Hospitals are full of workarounds and fire fighting, it’s a pretty common problem. That’s one reason cost is so high and quality is often so poor.
One of the key insights that comes from introducing healthcare professionals to Lean concepts, even in the first few days, is that they:
- Start seeing the difference between being busy and adding value for the patient
- Start recognizing that many of their daily activities are “workarounds” disguised as necessary work
Let me share an example that you might see in a hospital:
At the start of, or during a surgical procedure, a needed instrument might be missing. As part of the fire-fighting, the team might call the sterile processing department, asking them to expedite an instrument to the O.R., possibly using something called a “flash sterilization” process.
It’s not the full, regular sterilization process – “flash sterilization” is something that hospitals try to minimize as it’s not considered as effective as regular sterilization. But it’s faster — in a pinch.
Let’s say, also, that the flash sterilization process is taking too long, or longer than the surgical team would want.
I’d propose it wouldn’t be the best use of Lean principles to try to improve the “flash sterilization” value stream — doing THAT process faster, the process and method that’s not ideal for the patient, misses the point of the true opportunity for improvement…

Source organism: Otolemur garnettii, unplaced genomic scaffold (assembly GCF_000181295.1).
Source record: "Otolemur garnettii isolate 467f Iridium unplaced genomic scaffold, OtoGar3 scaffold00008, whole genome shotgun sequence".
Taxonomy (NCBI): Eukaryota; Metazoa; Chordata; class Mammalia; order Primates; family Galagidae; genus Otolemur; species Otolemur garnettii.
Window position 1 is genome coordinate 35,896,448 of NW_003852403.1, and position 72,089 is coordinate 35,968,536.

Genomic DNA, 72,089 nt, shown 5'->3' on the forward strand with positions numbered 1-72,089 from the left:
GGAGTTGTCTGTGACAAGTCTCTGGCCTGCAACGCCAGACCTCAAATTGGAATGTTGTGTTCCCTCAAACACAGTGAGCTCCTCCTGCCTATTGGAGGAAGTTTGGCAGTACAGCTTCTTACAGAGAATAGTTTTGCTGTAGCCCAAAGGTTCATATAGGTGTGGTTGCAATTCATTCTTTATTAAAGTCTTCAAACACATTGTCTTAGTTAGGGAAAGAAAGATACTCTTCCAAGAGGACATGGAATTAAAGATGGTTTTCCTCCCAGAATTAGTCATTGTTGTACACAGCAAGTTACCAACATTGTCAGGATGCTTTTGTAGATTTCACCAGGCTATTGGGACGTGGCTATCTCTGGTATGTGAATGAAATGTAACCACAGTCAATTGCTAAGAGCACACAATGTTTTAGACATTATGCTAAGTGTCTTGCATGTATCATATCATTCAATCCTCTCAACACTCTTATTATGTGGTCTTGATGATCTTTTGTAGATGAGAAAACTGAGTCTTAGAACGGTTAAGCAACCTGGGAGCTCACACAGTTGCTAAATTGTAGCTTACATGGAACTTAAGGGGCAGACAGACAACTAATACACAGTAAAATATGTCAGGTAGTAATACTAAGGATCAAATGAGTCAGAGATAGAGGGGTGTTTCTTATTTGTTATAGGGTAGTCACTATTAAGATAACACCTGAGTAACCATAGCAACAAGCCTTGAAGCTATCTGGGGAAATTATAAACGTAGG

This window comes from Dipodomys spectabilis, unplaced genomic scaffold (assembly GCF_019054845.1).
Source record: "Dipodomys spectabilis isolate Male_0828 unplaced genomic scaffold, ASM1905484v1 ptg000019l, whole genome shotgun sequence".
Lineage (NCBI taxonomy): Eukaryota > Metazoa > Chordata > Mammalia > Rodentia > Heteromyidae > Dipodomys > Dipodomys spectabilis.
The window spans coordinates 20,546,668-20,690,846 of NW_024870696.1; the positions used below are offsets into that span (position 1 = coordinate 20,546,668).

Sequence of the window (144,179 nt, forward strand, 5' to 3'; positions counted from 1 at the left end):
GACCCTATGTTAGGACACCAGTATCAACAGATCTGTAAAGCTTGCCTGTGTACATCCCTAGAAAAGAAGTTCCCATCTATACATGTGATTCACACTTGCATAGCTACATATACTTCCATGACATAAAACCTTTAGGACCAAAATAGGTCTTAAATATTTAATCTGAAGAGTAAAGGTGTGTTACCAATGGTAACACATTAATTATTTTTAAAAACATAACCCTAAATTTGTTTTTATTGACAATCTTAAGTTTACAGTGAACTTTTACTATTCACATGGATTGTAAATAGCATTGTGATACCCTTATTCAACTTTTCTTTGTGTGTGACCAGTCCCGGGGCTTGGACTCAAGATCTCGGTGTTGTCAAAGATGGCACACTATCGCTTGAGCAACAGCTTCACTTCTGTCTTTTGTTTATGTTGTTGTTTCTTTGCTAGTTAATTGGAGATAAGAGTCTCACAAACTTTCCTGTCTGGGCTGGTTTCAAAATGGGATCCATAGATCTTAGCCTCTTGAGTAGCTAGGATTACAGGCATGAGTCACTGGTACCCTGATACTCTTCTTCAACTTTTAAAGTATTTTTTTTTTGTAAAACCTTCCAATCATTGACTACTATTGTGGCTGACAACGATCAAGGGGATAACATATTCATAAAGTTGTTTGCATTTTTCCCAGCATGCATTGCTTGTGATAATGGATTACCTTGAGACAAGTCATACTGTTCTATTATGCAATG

We should step back and ask why instruments are sometimes missing from the tray — how do we ensure the right instrument is always there at the right time? Fixing that process defect (missing instrument) would do far more to reduce waste than improving the workaround (flash sterilization).
It’s not enough to use a specific Lean method properly, such as a value stream map or a kaizen event. We have to make sure we’re solving the core, fundamental problem instead of doing the wrong thing faster.
In recent discussions with one hospital, we talked about how a workaround (such as flash sterilization or fixing an incorrect medication order) often gets viewed as “normal.” It’s something that happens every day and people get used to it. Therefore, the focus might be on improving the workaround instead of eliminating the need for the workaround. I think this is a core principle of Lean thinking, getting to the root cause.
Think of a workplace workaround, perhaps, like a drug prescription. A doctor typically doesn’t give you a prescription to use forever. For example, I used to take a statin drug to control my cholesterol. This drug, while effective, was really a workaround for not eating and exercising properly (something I was trying to fix, in addition to just popping a pill forever).
My doctor regularly checked my lab results and I was eventually taken off of the drug when my cholesterol was well into the safe range.
When we instill a process workaround, do we, as an organization, give that workaround a limited 30-day prescription that requires a figurative call to the doctor to get a refill??
Maybe workarounds need to have a specific expiration date to help us from thinking of the workaround as the new normal that will be around forever??
Waste hides in workarounds – it eventually appears like normal work, especially when new people are taught the workaround as the normal process, as opposed to a temporary workaround…
Do you see examples of this in your organization? Have you been able to battle that workplace disease successfully?
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